The Salk vaccine, or inactivated poliovirus vaccine (IPV), is based on three wild, virulent reference strains, Mahoney (type 1 poliovirus), MEF-1 (type 2 poliovirus), and Saukett (type 3 poliovirus), grown in a type of monkey kidney tissue culture (Vero cell line), which are then inactivated with formalin. The injected Salk vaccine confers IgG-mediated immunity in the bloodstream, which prevents polio infection from progressing to viremia and protects the motor neurons, thus eliminating the risk of bulbar polio and post-polio syndrome.
Oral polio vaccine (OPV) is a live-attenuated vaccine, produced by the passage of the virus through non-human cells at a sub-physiological temperature, which produces spontaneous mutations in the viral genome. Oral polio vaccines were developed by several groups, one of which was led by Albert Sabin. Other groups, led by Hilary Koprowski and H.R. Cox, developed their own attenuated vaccine strains. In 1958, the National Institutes of Health created a special committee on live polio vaccines. The various vaccines were carefully evaluated for their ability to induce immunity to polio, while retaining a low incidence of neuropathogenicity in monkeys. Based on these results, the Sabin strains were chosen for worldwide distribution.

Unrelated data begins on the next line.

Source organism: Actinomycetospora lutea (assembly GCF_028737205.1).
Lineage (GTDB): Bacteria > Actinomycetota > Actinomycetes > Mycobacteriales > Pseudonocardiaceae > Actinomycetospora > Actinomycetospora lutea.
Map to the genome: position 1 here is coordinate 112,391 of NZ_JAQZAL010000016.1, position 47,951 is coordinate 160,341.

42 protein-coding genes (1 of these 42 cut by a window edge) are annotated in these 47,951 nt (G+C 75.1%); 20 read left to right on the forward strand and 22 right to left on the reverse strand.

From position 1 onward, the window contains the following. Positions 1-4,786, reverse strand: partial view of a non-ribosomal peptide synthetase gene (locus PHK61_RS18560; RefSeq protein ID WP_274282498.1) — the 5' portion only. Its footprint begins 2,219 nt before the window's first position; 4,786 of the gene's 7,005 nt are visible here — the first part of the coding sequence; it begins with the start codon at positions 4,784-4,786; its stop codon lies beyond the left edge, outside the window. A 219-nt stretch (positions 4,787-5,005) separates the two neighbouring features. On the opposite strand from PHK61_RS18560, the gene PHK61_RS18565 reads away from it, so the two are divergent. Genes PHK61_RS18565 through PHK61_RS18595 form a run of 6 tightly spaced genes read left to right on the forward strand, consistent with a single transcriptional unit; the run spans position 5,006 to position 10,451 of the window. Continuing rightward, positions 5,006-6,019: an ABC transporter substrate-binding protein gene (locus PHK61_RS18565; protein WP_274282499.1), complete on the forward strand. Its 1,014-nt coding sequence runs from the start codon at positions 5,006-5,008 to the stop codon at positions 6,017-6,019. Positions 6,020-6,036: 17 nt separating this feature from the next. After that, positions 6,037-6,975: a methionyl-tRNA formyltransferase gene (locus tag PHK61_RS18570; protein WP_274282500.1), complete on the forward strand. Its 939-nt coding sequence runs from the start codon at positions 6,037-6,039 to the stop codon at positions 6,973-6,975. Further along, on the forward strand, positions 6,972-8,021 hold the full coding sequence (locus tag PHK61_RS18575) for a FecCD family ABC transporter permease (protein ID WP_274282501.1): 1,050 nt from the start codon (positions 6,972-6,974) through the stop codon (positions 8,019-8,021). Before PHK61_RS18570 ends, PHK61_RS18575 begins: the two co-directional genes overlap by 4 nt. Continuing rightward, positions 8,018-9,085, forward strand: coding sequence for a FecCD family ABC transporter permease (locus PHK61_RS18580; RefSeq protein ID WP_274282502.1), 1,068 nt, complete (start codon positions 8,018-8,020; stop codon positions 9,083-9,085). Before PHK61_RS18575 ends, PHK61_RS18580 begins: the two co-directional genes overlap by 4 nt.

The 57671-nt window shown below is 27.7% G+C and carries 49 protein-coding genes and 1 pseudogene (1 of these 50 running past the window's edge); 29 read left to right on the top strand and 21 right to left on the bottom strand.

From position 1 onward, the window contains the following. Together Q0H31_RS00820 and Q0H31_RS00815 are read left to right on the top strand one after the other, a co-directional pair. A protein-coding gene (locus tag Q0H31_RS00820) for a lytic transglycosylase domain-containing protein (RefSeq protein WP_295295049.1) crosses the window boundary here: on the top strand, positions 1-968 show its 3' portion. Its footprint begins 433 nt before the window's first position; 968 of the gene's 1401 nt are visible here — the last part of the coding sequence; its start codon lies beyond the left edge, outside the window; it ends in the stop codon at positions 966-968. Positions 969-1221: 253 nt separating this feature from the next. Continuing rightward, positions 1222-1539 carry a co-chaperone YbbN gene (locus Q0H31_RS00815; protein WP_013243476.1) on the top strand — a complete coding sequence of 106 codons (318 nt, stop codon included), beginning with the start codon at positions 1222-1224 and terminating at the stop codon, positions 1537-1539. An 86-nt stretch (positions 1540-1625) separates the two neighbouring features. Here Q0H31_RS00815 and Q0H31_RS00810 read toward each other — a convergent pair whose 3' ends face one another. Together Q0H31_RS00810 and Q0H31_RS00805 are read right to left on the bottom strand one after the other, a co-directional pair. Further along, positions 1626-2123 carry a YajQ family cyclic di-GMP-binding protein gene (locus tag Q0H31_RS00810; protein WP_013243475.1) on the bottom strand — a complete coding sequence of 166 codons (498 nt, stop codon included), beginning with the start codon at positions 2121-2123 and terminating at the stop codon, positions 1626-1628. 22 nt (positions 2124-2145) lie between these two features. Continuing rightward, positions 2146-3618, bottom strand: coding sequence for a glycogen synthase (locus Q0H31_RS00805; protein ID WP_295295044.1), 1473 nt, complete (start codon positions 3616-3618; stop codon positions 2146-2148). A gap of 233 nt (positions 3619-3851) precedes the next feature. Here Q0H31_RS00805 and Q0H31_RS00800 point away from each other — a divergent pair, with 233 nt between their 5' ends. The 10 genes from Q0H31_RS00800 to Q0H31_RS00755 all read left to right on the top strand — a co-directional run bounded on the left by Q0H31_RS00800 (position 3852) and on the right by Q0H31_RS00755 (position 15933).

There are 57 nucleotide substitutions which distinguish the attenuated Sabin 1 strain from its virulent parent (the Mahoney serotype), two nucleotide substitutions attenuate the Sabin 2 strain, and 10 substitutions are involved in attenuating the Sabin 3 strain. The primary attenuating factor common to all three Sabin vaccines is a mutation located in the virus's internal ribosome entry site (or IRES) which alters stem-loop structures, and reduces the ability of poliovirus to translate its RNA template within the host cell. The attenuated poliovirus in the Sabin vaccine replicates very efficiently in the gut, the primary site of infection and replication, but is unable to replicate efficiently within nervous system tissue. OPV also proved to be superior in administration, eliminating the need for sterile syringes and making the vaccine more suitable for mass vaccination campaigns. OPV also provided longer lasting immunity than the Salk vaccine.